Simon Hackett uses big Redflow battery system to create microgrid at Tassie farm

Redflow ZBM2 zinc-bromine flow batteries deployed at The Vale

A solar and storage microgrid based around a 280kWh zinc-bromine flow battery system by Australian company Redflow has been completed at a Tasmanian sheep and cattle farm, where it is expected to “eliminate” grid electricity costs for the property.

The 73-hectare farm, called The Vale, is owned by Simon Hackett, who is a former CEO of Redflow and remains the company’s largest shareholder, as well as its Systems Integration Architect, or chief software boffin.

Hackett – who also has a solar and ZMB2 battery system at his Adelaide office – decided in 2019 to install The Vale energy system[1], including a 100kW ground-mounted PV array to create energy independence for the farm.

The now completed energy system[2] comprises high-capacity, three-phase power wiring and a multi-gigabit speed single-mode optic fibre network ring, run underground to all buildings on the property. It uses a cluster of 12 x 15KVA Victron Quattro inverter/chargers and control systems that can deliver a peak energy output of 180KVA.

Hackett said the 28-battery energy storage system would make extensive use of the Redflow Standby Power System (SPS) mode, allowing batteries to be fully charged on good solar days and then ‘hibernated’ with zero self-discharge – a “unique strength” of Redflow’s ZBM2 batteries.

Sheep grazing among solar arrays deployed at The Vale in Tasmania

During extended overcast periods, the SPS batteries would then be activated to support site loads instead of using the grid, allowing the site to maximise both energy storage quantity and also energy storage efficiency.

“This has been a huge project, with an extensive design and deployment effort by DMS Energy working closely with me, to create a truly farm-wide sustainable energy system,” Hackett said in a statement this week.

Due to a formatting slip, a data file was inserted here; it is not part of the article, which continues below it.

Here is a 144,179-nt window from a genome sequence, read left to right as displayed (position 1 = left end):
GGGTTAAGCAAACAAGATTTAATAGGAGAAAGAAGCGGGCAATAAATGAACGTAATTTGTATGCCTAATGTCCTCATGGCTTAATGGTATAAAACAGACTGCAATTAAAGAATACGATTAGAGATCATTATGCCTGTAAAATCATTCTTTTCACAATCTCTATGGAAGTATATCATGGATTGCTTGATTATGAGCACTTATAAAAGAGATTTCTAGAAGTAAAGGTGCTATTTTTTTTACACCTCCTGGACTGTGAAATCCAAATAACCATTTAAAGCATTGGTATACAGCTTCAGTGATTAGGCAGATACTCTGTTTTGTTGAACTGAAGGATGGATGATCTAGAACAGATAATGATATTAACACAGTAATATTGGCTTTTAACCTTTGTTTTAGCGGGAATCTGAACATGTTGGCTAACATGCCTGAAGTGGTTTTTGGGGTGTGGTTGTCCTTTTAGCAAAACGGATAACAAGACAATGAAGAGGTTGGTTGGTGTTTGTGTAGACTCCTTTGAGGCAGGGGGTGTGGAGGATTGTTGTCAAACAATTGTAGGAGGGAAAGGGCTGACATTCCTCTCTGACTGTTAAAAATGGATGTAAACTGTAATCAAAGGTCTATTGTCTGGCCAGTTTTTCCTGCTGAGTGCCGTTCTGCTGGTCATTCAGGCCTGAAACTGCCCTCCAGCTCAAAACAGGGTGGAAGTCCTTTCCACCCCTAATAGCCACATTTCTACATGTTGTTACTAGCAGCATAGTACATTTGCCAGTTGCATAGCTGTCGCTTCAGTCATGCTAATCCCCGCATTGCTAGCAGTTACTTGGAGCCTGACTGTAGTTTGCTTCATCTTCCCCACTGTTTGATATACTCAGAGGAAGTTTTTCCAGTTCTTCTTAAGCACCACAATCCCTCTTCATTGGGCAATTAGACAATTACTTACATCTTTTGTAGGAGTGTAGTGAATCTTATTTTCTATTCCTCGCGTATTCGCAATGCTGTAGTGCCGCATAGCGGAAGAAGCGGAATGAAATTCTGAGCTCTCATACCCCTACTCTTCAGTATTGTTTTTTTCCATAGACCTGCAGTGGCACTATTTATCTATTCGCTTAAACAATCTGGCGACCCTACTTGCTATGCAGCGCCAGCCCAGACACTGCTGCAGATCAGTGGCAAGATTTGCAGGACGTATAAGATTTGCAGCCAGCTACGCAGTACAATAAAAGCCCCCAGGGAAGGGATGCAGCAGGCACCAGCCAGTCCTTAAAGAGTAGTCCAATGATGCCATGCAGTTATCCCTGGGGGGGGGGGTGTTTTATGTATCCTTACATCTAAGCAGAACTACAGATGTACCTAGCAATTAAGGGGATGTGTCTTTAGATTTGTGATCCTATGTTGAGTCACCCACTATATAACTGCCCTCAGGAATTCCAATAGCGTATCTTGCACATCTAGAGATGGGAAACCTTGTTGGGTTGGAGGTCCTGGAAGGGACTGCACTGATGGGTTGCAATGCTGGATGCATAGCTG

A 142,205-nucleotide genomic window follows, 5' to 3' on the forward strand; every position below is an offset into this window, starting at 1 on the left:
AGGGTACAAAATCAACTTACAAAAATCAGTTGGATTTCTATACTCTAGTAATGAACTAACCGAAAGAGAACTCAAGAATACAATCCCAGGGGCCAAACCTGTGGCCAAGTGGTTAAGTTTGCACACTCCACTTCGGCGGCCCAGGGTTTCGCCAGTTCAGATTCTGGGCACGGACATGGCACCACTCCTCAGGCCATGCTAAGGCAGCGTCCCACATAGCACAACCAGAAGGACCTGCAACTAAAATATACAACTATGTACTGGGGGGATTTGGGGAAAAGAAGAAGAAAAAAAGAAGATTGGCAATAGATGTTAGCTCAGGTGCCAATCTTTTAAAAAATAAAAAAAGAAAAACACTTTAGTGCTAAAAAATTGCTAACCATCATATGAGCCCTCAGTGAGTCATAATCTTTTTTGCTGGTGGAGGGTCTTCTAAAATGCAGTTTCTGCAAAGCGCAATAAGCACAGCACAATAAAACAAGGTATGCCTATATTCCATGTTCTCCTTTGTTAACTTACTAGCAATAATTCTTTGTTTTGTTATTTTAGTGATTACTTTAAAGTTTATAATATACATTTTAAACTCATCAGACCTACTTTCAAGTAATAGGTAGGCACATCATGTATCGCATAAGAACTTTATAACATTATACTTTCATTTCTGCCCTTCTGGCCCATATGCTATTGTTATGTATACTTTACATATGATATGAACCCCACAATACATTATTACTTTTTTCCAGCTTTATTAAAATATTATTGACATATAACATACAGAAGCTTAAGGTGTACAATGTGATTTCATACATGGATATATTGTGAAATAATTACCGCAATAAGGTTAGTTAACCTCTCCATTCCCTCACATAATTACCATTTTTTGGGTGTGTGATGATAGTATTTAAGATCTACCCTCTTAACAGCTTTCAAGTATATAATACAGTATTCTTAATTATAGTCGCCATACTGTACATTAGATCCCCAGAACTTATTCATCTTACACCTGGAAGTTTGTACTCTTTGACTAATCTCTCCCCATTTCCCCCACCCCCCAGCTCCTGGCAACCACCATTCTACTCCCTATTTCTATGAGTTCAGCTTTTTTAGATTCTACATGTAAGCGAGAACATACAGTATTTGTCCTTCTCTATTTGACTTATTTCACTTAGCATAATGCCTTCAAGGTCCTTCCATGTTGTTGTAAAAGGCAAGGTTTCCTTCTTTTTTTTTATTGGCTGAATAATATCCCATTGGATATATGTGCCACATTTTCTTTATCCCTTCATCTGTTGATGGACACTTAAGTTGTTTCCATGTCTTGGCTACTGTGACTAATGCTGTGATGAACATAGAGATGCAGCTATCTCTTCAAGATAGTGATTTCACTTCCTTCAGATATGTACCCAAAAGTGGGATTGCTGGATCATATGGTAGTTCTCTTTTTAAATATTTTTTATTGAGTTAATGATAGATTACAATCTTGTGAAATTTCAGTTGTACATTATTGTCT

“We expect this system to be self-sufficient, with a net negative energy bill. From now on, the Tasmanian power grid is merely a backup energy source for The Vale.”

All told, the system is expected to generate more energy than the property requires during most of the year, exporting surplus electricity to the local grid.

In the future, however, Hackett plans to expand the solar component to 200kW to support the farm’s transition to electric vehicles, of which Hackett is also a huge supporter and early adopter.

“We already have a Tesla Model S at the property and we plan to progressively replace our existing fleet of diesel farm ATVs, utes, and tractors with electric versions as soon they become available,” Hackett said back in 2019.

The Vale’s energy storage system is the latest successful rural deployment of Redflow batteries, including a massive 60-battery Redflow-based system installed for a WA stockfeed supply company[3] to cut its fuel and energy costs by 80 per cent.

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